the coming revolution: playing badminton barefoot

Discussion in 'General Forum' started by thumpsky, Mar 4, 2014.

  1. llpjlau

    llpjlau Regular Member

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    It's the way thumpsky puts his points across. Any coming revolution would likely be in a tea cup. I think progressiveness to a certain extent is good. But it is a fine line between that and fanciful puff.
     
  2. Cheung

    Cheung Moderator

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    ^^ what he said.

    Playing barefoot might be OK on a very social level. But when people start stopping, starting and changing direction on barefeet, I. E. Trying to play games and matches in bare feet, there is a lot of potential for injuries. Why try to convince people of a revolution when the potential drawbacks don't seem to be well thought out?

    You can run barefoot as it is a straight line (even as recently as the 1984 Olympics track event). Changing direction is a lot more stressful on the feet and ankles.
     
    #42 Cheung, Sep 22, 2014
    Last edited: Sep 22, 2014
  3. Gollum

    Gollum Regular Member

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    Exactly.

    Long-distance barefoot running is a natural activity, in the sense that our bodies have evolved to do exactly that (we used to hunt antelope like this. Some people still do). There is a strong argument that barefoot running is healthier than running with supportive shoes.

    Badminton is not a natural activity. Badminton footwork is not natural. The lunges, jumps, and rapid changes of direction are not what our bodies were "built for". Therefore we cannot assume that the healthiness of barefoot running applies to barefoot badminton.

    I'm not saying it's impossible, but I'm sceptical and I would advise players to be careful. Your feet and joints take a lot of abuse in badminton.
     
  4. jug8man

    jug8man Regular Member

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    I would like to give it a try at social level badminton.

    At high levels my phobia of twisted n dislocated toes would hinder my commitment to lunging n jumping and landing.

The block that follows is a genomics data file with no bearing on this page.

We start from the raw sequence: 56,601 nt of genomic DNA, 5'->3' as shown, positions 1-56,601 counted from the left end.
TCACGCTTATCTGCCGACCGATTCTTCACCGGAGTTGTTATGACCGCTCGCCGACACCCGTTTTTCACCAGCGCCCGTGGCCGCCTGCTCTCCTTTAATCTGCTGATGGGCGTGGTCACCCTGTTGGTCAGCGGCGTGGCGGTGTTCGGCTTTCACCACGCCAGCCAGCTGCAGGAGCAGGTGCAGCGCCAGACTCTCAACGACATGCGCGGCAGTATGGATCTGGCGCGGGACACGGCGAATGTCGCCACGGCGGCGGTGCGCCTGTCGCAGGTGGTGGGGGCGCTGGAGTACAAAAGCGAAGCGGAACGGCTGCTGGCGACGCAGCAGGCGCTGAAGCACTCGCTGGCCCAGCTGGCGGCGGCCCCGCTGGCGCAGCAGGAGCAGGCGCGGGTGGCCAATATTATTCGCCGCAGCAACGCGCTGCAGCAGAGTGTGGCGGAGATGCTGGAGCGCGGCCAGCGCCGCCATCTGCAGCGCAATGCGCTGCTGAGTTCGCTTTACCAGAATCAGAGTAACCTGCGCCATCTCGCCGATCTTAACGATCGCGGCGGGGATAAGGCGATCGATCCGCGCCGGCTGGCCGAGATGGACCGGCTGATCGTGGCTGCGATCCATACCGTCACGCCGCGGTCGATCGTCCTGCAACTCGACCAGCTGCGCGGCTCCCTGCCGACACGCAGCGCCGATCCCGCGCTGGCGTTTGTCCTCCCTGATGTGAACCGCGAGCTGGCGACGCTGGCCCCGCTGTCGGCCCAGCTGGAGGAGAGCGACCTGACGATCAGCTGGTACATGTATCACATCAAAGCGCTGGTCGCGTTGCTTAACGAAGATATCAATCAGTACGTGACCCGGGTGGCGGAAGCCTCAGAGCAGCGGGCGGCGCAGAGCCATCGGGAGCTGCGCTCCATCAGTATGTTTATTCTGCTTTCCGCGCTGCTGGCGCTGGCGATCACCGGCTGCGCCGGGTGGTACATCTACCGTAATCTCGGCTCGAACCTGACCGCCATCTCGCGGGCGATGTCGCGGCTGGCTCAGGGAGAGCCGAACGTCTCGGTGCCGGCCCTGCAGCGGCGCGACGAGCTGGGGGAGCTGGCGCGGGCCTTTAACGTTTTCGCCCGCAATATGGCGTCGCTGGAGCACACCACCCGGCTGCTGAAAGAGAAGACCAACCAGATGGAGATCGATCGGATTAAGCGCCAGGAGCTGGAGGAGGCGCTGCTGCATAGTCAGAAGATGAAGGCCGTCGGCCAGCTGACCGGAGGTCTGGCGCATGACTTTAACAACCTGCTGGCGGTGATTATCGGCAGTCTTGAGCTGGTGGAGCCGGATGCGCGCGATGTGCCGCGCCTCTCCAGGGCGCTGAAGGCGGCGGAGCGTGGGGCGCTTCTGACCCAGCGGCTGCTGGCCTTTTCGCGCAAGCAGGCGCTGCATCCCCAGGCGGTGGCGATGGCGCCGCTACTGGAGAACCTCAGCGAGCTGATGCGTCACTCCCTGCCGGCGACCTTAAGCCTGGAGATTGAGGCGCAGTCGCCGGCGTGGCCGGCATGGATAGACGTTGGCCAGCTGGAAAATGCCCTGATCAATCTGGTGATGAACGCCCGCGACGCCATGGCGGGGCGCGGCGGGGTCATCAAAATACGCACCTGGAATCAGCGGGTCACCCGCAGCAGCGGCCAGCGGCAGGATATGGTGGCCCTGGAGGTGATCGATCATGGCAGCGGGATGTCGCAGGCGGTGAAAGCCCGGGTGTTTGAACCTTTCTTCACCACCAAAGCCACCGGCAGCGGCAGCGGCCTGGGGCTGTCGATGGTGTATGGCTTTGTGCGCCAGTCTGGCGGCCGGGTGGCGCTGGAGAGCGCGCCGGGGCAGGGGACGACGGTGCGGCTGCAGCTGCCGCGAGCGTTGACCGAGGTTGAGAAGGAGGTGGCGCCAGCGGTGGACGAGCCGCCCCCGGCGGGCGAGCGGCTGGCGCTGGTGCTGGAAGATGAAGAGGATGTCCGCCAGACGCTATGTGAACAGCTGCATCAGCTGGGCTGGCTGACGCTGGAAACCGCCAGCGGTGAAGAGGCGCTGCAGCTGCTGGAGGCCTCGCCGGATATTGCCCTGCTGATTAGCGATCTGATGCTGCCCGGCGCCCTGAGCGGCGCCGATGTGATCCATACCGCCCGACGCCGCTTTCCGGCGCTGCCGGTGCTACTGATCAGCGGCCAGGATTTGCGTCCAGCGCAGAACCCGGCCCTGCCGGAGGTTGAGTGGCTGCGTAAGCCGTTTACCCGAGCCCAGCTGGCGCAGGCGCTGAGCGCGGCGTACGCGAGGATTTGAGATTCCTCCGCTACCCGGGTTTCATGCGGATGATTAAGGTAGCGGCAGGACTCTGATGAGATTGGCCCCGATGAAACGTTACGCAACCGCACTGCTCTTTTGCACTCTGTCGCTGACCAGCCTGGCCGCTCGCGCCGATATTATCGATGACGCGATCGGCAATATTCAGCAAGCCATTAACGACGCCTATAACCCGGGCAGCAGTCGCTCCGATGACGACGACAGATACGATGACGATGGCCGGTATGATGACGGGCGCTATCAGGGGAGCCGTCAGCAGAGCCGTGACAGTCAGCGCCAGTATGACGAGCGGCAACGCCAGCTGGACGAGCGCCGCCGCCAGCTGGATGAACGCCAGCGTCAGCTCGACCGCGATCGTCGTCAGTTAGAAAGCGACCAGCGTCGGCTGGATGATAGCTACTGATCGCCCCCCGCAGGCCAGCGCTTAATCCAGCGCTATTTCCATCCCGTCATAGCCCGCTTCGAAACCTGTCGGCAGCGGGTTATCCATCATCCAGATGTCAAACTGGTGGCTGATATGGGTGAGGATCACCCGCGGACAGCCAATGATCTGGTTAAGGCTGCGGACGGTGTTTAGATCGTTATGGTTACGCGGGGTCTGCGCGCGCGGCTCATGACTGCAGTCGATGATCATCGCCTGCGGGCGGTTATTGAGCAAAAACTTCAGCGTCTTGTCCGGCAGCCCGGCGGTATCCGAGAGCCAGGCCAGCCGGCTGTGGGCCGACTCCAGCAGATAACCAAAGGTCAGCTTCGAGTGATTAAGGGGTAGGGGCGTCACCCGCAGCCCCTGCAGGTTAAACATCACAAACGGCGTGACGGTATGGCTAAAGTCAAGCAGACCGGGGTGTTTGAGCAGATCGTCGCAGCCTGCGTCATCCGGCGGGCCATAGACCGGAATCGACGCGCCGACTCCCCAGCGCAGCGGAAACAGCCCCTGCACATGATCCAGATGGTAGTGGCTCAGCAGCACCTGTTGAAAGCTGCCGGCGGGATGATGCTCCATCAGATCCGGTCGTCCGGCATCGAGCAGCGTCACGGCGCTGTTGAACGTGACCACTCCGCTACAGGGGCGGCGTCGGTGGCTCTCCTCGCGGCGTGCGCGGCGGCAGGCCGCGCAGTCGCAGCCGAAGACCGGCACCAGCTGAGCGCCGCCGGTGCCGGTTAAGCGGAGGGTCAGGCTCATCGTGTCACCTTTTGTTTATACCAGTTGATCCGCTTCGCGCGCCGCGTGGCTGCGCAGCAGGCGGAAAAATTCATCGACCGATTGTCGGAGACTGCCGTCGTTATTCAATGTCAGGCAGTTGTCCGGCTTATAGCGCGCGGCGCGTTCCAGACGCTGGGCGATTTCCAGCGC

I can imagine the skid burn on my feet already
     
  5. thumpsky

    thumpsky Regular Member

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    now I know how Galileo felt
     
  6. Charlie-SWUK

    Charlie-SWUK Regular Member

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    So I just read through everything here...

    I did martial arts for a couple of years, around 6 hours a week. I've also played badminton for some years now.

    The movements in martial arts differ to badminton movements quite significantly. Most notably is that there's less stopping in martial arts. You don't need to regain your composure as quickly as you do in badminton. When you do say, a forward kick, your back heel is raising off of the ground, your kicking leg contacts while your back heel pivots, and then as you pull that kicking leg back, your back heel moves back toward the floor.

    In badminton, you lunge. You have the potential to put the entirety of your weight and movement energy onto the ball/toes, and the side of one foot. There's no pivot in a lunge, there's no deceleration of that movement. It's one sharp accelerating movement to the other, and my toes are the first thing I'd be concerned about.

    I think you have some valid points, I find shoes a pain. But especially with those forward and sharp accelerating movements like lunges, I would be too afraid of wrecking my toes. I still have a bruise under my toe nail where I stubbed my toe on the end of my shoe. If that were on the floor, that'd be a broken toe, no question.

    You need shoes to diffuse that force across more of your foot, and that does take away some control from you, but that is to protect your foot. I'm not even bringing slipping into the equation here.

    There is a good reason running shoes aren't recommended for badminton. They are too high, the heel is too tall, and when you try to apply that force onto something not designed to take it, that heel goes over sideways. The same principle applies to protecting your toes in this situation. Without the shoe, you would be applying an enormous amount of force onto something that isn't designed to take it.
     
  7. visor

    visor Regular Member

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    Ok, so guess what happens when the eventual blister develops on the toes and soles? Then there's blood everywhere with every step... :eek:
     
  8. thumpsky

    thumpsky Regular Member

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    what about a moist clay surface?
     
  9. Cheung

    Cheung Moderator

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    [MENTION=13151]VegiSmash[/MENTION]

    I guess I should provide a little more information for my stance :)

    http://bjsm.bmj.com/content/early/2014/01/07/bjsports-2013-092947.full

    An excerpt from the introduction....

    Prevention from getting the ankle sprain in the first place would be better given the consequences.
     
  10. gmore

    gmore Regular Member

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    i been playing with Five fingers for about 5 years now. and from the orignal kso treksport to the Komodo Sport i'm wearing now, i find that i play much better in these and react faster then badminton shoes.

    touch wood haven't had any injuries with them. and the price for these arn't that bad. i paid $100 for the Komodos which is on par with any badminton shoes.
     

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